C7 Systemd And Network Configuration

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Hi all,

I used to manage network through /etc/sysconfig/network-scripts/ifcfg-*
Most of my use case are vlans (ie: eth0.1) an aliases (ie: eth1:3)
My context in headless VMs (no DE, no Xorg, no GUI)

With CentOS7 and systemd: is it still managed with
/etc/sysconfig/network-scripts/ifcfg-* ?

For the mount component, I found that systemd kind of “sources”
/etc/fstab and converts it to something for it (so, no worry about fstab), but how about networking?

Thanks.

7 thoughts on - C7 Systemd And Network Configuration

  • Networking isn’t really controlled by systemd but by NetworkManager. I
    usually just yum remove NetworkManager* and then everything works just as it did in CentOS 6.

    Regards,
    Dennis

  • Note: NetworkManager is in CentOS6 too, and is part of the default workstation install. The NM in CentOS7 is a bit more polished than the NM in CentOS6, but it is configured in the same way, using files in /etc/sysconfig/network-scripts/ (using the ifcfg-rh NetworkManager plugin). In both cases, you can remove NM and use the ‘network’
    service instead.

  • You can disable NetworkManager for now in CentOS-7 and use the network service .. but in reality I am not sure how long that is going to be
    100% true. In fact, things like dnsmsq and even libvirt/qemu are becoming much harder to configure to work via the network service and are pre-configured to work with NetworkManager. (Don’t yell at me, not my decision :D)

    I have decided it is likely better to bite the bullet and learn how to use and configure Network Manager if you are going to do anything other than very simple things with your network .. at least on CentOS-7 or higher (ie, Fedora > 18, etc.).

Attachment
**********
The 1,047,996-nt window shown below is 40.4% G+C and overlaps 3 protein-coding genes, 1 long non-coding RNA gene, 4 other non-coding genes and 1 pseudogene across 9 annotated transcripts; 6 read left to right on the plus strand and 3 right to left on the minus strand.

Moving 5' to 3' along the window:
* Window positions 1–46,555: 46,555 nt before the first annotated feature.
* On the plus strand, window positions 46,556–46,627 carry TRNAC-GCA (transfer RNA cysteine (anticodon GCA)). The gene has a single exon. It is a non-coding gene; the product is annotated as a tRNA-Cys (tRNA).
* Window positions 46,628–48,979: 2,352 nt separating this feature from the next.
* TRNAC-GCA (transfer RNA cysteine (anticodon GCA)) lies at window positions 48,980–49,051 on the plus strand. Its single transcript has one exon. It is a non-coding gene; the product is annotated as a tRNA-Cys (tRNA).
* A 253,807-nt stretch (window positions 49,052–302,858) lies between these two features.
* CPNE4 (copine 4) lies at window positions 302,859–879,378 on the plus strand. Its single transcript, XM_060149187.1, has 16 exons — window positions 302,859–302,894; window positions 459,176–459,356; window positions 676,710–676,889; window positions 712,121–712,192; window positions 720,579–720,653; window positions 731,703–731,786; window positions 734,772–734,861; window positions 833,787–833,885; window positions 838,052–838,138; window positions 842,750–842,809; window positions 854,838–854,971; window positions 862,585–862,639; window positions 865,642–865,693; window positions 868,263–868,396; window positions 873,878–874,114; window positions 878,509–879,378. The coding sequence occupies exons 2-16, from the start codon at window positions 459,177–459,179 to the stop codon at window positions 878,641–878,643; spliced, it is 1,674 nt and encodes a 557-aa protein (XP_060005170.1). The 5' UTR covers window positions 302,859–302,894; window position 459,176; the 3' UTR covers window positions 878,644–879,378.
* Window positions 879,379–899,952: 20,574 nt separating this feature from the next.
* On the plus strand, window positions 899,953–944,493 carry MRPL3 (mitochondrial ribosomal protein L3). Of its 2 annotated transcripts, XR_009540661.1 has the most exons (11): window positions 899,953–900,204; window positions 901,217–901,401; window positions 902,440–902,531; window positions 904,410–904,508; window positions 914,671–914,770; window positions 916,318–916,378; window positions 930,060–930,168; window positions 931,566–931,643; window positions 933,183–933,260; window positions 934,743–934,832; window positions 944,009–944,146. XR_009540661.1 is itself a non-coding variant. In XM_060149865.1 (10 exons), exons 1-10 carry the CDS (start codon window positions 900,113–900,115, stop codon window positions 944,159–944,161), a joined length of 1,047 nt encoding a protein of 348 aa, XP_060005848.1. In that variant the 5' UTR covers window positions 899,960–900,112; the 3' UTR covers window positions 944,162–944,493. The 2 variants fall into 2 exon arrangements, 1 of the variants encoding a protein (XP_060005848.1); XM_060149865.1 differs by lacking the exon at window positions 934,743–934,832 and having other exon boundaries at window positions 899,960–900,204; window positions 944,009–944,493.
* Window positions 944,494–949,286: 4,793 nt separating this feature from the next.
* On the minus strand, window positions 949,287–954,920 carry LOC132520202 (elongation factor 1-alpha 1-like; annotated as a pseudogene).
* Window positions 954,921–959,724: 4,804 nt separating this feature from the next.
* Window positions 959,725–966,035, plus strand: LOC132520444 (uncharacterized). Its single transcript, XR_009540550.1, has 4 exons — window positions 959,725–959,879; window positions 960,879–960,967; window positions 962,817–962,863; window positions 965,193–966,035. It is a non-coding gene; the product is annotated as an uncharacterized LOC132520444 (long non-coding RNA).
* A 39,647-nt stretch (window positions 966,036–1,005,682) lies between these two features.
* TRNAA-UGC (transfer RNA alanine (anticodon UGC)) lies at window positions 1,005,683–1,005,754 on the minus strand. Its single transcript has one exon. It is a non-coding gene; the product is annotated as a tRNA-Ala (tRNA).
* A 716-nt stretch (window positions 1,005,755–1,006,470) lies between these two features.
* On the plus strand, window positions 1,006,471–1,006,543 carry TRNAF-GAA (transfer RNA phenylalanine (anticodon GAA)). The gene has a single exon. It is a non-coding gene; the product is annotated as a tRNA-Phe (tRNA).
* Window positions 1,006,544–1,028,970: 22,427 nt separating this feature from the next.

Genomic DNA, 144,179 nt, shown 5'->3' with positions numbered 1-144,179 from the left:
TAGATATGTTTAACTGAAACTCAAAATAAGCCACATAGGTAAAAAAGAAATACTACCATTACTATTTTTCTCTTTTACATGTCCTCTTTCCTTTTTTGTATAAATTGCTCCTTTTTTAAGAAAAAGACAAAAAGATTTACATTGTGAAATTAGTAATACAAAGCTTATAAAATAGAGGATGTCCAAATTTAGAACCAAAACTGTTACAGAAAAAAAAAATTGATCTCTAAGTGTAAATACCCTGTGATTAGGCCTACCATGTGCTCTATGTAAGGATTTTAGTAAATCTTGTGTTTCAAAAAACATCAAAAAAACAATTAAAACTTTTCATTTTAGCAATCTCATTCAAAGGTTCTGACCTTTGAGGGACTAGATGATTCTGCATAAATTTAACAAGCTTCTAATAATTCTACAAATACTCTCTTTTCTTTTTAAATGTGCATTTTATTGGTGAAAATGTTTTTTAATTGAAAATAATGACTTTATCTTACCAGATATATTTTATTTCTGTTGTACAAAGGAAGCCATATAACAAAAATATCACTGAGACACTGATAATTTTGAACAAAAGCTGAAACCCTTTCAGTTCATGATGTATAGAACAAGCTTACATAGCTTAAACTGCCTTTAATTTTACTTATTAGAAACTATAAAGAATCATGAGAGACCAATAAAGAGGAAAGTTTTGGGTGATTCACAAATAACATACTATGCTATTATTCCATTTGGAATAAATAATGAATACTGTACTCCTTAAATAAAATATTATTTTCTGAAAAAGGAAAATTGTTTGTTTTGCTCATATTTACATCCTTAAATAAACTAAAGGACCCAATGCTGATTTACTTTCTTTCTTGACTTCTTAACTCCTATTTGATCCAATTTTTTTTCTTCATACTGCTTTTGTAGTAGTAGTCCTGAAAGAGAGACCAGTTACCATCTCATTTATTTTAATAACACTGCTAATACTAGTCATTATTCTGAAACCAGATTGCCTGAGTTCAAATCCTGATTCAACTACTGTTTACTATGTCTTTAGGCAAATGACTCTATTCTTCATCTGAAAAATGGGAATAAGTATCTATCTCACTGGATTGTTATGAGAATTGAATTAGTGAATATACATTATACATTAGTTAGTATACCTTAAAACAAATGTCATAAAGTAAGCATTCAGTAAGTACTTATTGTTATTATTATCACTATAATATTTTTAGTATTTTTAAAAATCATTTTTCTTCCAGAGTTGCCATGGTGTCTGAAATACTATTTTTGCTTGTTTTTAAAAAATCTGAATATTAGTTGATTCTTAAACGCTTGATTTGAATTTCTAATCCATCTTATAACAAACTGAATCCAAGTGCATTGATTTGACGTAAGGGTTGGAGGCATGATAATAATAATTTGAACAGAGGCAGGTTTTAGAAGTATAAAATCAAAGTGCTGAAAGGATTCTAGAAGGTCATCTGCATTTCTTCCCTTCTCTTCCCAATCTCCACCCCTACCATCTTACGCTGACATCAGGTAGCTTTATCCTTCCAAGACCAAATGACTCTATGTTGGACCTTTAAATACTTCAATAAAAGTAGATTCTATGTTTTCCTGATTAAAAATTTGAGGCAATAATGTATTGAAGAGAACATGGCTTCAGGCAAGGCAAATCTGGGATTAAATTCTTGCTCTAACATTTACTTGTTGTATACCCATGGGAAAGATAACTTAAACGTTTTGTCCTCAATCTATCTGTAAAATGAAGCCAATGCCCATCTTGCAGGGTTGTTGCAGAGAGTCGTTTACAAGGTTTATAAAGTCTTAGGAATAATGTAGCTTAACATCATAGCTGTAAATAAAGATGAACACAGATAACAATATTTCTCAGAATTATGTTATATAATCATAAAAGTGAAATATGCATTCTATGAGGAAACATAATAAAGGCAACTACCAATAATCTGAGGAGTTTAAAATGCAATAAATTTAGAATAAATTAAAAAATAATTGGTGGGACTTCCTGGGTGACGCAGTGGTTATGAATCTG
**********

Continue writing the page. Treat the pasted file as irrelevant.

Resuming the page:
Again, one CAN still use the network service .. but most documentation available now assumes instead that Network Manager is being used.

    Thanks, Johnny Hughes

  • A lot of the problems I had with NetworkManager was that even though NM started fairly early in C6, often the network wouldn’t be up by the time later-starting services started (since NM didn’t block on network), and anything that needs to do a DNS resolution or some sort of initial sync on start would fail. Even worse, if you had both the
    ‘network’ and ‘NetworkManager’ services started, the network would be brought up with the ‘network’ service, then NM would start, and sometime mid-boot the network would drop then be re-started as NM took over. So it’d be a form of russian roulette as to which service would not have a network during boot.

    In C7, services have dependencies on the network-online.target, which fixes a lot of the issues I mentioned above. One of the nicer things of having actual service dependencies.

  • systemd-networkd is becoming increasingly capable and popular though so NetworkManager might not actually stay around for too long.

    Regards,
    Dennis

  • Saying the same differently: systemd gradually takes over everything ;-(

    Valeri

    ++++++++++++++++++++++++++++++++++++++++
    Valeri Galtsev Sr System Administrator Department of Astronomy and Astrophysics Kavli Institute for Cosmological Physics University of Chicago Phone: 773-702-4247
    ++++++++++++++++++++++++++++++++++++++++

  • This is the information I needed: ” … using files in
    /etc/sysconfig/network-scripts/…”

    Looking furter I found https://access.redhat.com/discussions/644133
    where I can read:

    What is the preferred method for changing an interface’s setttings?
    Previously, editing /etc/sysconfig/network-scripts/ifcfg-xxx then
    “service network restart” did the trick.

    On RHEL 7, after editing the ifcfg file, nothing short of a reboot seems to get it to use that config. I’ve tried “service network restart” I’ve tried “systemctl restart network.service” as well as “systemctl stop network.service” followed by “systemctl start network.service” Those don’t seem to actually do anything. I need to reboot to get the new config to work.

    Then answered by Ryan Sawhill :

    A little late, but the command you’re missing (if you’re using NM) is:

    * |nmcli connection reload|

    Which can be shortened to:

    * |nmcli c r|

    That will reload the ifcfg files after manual edits. From there if you want to re-up a connection whose file you changed, you need to manually do so with another |nmcli connection| command, e.g.:

    * |nmcli c up “System eno1″|

    Note that you don’t actually need to take an interface down first, like in the old days (e.g., with |ifdown eth0| followed by |ifup eth0|).

    Thanks for all.

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